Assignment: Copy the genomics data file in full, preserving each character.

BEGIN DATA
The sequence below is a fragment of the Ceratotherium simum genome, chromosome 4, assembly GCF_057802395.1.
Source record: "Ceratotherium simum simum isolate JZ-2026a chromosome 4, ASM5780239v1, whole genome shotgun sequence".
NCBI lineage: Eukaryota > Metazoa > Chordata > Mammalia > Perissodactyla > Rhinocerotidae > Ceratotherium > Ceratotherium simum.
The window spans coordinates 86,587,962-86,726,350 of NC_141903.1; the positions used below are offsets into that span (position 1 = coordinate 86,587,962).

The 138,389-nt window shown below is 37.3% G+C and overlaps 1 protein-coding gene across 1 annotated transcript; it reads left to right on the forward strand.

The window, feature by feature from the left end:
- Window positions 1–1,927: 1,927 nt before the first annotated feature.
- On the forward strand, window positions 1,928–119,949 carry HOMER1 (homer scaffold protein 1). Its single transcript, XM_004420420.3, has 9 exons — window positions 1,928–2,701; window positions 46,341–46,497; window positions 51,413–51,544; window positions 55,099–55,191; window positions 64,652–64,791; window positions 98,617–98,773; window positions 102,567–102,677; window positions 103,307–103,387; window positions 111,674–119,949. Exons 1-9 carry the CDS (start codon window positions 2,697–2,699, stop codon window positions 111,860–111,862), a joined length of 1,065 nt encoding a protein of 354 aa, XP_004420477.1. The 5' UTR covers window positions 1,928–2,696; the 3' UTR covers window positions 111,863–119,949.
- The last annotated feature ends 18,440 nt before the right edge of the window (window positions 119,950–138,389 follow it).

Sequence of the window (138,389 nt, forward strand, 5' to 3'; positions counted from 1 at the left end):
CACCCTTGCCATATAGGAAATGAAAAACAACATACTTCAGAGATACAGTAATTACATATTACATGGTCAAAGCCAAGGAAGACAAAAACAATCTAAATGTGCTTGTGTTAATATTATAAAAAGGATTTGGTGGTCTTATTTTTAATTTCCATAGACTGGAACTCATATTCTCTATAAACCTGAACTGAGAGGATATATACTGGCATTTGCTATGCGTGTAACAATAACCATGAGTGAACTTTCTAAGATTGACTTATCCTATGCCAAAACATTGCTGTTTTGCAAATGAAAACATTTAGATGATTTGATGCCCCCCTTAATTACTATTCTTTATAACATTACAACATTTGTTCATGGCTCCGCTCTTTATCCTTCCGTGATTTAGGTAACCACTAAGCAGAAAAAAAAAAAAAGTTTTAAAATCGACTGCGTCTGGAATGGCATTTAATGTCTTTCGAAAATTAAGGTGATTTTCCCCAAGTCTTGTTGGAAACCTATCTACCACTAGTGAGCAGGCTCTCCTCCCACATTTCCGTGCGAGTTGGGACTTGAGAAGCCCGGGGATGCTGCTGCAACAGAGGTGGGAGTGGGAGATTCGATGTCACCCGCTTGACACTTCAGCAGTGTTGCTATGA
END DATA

The sequence below is a fragment of the Ceratotherium simum genome, chromosome 4, assembly GCF_057802395.1.
Source record: "Ceratotherium simum simum isolate JZ-2026a chromosome 4, ASM5780239v1, whole genome shotgun sequence".
NCBI lineage: Eukaryota > Metazoa > Chordata > Mammalia > Perissodactyla > Rhinocerotidae > Ceratotherium > Ceratotherium simum.
The window spans coordinates 86,587,962-86,726,350 of NC_141903.1; the positions used below are offsets into that span (position 1 = coordinate 86,587,962).

The 138,389-nt window shown below is 37.3% G+C and overlaps 1 protein-coding gene across 1 annotated transcript; it reads left to right on the forward strand.

The window, feature by feature from the left end:
- Window positions 1–1,927: 1,927 nt before the first annotated feature.
- On the forward strand, window positions 1,928–119,949 carry HOMER1 (homer scaffold protein 1). Its single transcript, XM_004420420.3, has 9 exons — window positions 1,928–2,701; window positions 46,341–46,497; window positions 51,413–51,544; window positions 55,099–55,191; window positions 64,652–64,791; window positions 98,617–98,773; window positions 102,567–102,677; window positions 103,307–103,387; window positions 111,674–119,949. Exons 1-9 carry the CDS (start codon window positions 2,697–2,699, stop codon window positions 111,860–111,862), a joined length of 1,065 nt encoding a protein of 354 aa, XP_004420477.1. The 5' UTR covers window positions 1,928–2,696; the 3' UTR covers window positions 111,863–119,949.
- The last annotated feature ends 18,440 nt before the right edge of the window (window positions 119,950–138,389 follow it).

Sequence of the window (138,389 nt, forward strand, 5' to 3'; positions counted from 1 at the left end):
CACCCTTGCCATATAGGAAATGAAAAACAACATACTTCAGAGATACAGTAATTACATATTACATGGTCAAAGCCAAGGAAGACAAAAACAATCTAAATGTGCTTGTGTTAATATTATAAAAAGGATTTGGTGGTCTTATTTTTAATTTCCATAGACTGGAACTCATATTCTCTATAAACCTGAACTGAGAGGATATATACTGGCATTTGCTATGCGTGTAACAATAACCATGAGTGAACTTTCTAAGATTGACTTATCCTATGCCAAAACATTGCTGTTTTGCAAATGAAAACATTTAGATGATTTGATGCCCCCCTTAATTACTATTCTTTATAACATTACAACATTTGTTCATGGCTCCGCTCTTTATCCTTCCGTGATTTAGGTAACCACTAAGCAGAAAAAAAAAAAAAGTTTTAAAATCGACTGCGTCTGGAATGGCATTTAATGTCTTTCGAAAATTAAGGTGATTTTCCCCAAGTCTTGTTGGAAACCTATCTACCACTAGTGAGCAGGCTCTCCTCCCACATTTCCGTGCGAGTTGGGACTTGAGAAGCCCGGGGATGCTGCTGCAACAGAGGTGGGAGTGGGAGATTCGATGTCACCCGCTTGACACTTCAGCAGTGTTGCTATGA